Over the weekend, major cities such as Guangzhou, Shenzhen, and Tianjin have joined a list of over 80 Chinese cities that have enacted isolation measures to prevent the virus from spreading.
On Feb. 7, Hu Yabo, vice mayor of Wuhan City, where the virus first broke out, said at a daily press conference that the city and provincial governments would convert student dorms at four universities and the new campus of the Hubei Province Communist Party training school, all located in Wuhan.
In total, these colleges would supply 5,400 patient beds to quarantine coronavirus patients with mild symptoms.
Hu also said the city needs medical supplies desperately, including 41,400 protective suits, 56,800 N95 masks, and 19,200 goggles.
Netizens who said they were students at those universities began sharing photos on social media, where workers can be seen pulling plastic tarp over students’ beds and throwing students’ belongings onto the floor.
Students from Hanjiang University complained on social media that they were not notified by the school that their dorms were going to be converted into a quarantine center.
At 8:41 a.m. Feb. 8, the school announced the news on its official social media account. Many students commented under the post, complaining about the decision.
“Why use our dorm? Why don’t you use the stadium instead?,” said one user. “Who can protect my belongings?,” another questioned. “How will you disinfect our dorm before the new semester starts?,” another worried.
Netizens have also shared videos of conflicts between residents and security personnel, as many Chinese in cities held under lockdown begin to feel frustrated that they cannot move around freely.
More than 80 Chinese city governments have launched some form of quarantine measures.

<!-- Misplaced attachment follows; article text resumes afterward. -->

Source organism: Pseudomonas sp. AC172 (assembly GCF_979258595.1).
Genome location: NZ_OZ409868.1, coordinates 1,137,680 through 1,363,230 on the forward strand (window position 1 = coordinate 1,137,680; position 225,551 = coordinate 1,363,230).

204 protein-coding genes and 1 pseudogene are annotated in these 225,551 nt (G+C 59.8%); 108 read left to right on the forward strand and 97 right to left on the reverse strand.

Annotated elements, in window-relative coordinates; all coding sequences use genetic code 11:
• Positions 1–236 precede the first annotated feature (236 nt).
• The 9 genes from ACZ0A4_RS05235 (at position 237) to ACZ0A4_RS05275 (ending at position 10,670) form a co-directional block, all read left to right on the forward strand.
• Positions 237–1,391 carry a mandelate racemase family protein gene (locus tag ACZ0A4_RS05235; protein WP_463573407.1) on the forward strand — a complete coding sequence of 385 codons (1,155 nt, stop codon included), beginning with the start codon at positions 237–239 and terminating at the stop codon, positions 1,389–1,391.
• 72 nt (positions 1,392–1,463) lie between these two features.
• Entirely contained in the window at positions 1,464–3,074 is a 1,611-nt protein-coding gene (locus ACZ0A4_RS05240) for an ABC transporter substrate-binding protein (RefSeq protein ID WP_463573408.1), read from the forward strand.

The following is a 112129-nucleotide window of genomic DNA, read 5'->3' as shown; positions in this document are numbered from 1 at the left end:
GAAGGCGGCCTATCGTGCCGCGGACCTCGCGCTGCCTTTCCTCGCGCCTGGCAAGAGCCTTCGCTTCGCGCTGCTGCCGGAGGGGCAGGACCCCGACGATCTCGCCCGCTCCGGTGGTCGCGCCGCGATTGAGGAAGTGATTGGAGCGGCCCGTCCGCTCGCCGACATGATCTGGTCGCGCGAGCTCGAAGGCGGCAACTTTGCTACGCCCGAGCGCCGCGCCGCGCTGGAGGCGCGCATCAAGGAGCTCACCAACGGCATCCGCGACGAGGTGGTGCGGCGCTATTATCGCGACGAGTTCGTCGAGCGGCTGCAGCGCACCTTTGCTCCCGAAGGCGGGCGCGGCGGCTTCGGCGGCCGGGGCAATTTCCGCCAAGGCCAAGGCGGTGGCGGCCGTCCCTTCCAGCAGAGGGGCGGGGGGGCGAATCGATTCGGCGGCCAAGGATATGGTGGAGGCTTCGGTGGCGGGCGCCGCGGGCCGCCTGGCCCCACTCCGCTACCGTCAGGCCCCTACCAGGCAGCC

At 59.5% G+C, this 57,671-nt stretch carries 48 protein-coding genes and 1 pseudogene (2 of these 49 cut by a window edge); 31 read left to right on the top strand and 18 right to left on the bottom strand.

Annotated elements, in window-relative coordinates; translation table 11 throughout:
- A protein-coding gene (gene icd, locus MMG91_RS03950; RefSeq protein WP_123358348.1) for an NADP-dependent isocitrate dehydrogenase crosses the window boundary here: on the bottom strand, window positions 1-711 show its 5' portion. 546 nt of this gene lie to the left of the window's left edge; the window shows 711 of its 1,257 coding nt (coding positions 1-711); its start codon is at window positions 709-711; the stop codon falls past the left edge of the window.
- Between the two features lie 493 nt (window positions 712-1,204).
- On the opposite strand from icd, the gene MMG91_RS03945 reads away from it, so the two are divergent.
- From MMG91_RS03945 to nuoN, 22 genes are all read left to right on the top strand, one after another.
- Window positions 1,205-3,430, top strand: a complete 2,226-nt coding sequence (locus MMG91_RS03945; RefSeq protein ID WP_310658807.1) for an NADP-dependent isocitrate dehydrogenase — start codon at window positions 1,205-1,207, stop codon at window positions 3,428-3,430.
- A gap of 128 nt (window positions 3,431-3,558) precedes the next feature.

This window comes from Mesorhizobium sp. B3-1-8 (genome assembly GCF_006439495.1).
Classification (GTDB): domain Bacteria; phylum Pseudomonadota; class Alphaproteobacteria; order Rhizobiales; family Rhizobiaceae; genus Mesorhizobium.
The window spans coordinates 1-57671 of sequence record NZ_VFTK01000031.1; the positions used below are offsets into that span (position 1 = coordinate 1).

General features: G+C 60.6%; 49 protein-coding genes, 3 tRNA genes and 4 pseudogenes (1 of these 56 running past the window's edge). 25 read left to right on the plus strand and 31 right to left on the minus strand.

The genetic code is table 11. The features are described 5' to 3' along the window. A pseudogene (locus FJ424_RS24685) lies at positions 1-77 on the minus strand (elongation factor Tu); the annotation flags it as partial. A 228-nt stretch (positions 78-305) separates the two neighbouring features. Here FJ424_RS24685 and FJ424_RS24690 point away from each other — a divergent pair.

The most strict one is in Huanggang City, also located in Hubei Province. It shut down all public transportation and private vehicles’ travel on roads. It also mandated that only one person from each family household can go outdoors to shop for basic necessities. In addition, that designated person can only go out once every two days.
The most common rule issued by governments is to close down residential areas and villages, but leave an emergency passageway for residents to enter and leave the premises. The passageway is guarded by security personnel; anyone who leaves or enters the area must fill out a form and have their body temperatures scanned.
On Feb. 5 and 6, the northeastern province of Liaoning and Jiangxi Province in the east announced that both locales will be quarantined—meaning residents will not be allowed to attend social gatherings. In addition, only one person per household can go outdoors, once every two days.
Tianjin, one of the four directly-governed municipalities in China, issued isolation measures on Feb. 6, after a 66 year-old woman who shopped at a local department store died from the coronavirus.
Mao Jinsong, director of the Baodi district government in Tianjin, said at a Feb. 7 press conference that 23 residents in the district have been diagnosed or suspected to be coronavirus patients. They all visited the same department store.
Mao added that roughly 9,200 people visited the store between Jan. 19 and Jan. 25, when the woman had visited. All 194 store staff are now being isolated at a quarantine center, while the 9,200 store patrons will be required to self-isolate at home.
In Jinjiang City of Fujian Province, more than 4,000 people are under quarantine after they came into contact with an infected person.
According to Chinese state-run media, a man returned home to Fujian on Jan. 20 after visiting Wuhan, but lied and said he had come back from the Philippines. He attended several parties afterwards.
On Jan. 23, the man started to feel sick. He was diagnosed with the coronavirus on Jan. 27. Seven people who had contact with him were also diagnosed.
The son of a former top Chinese official told the Chinese-language Epoch Times on Feb. 5 that some family members of senior Party officials have been infected with the coronavirus and are receiving treatment at the China-Japan Friendship Hospital in Beijing.
The 2019 Novel Coronavirus (2019-nCov) first broke out in Wuhan in early December 2019. Tens of thousands have been infected within China, while dozens of countries are also reporting cases.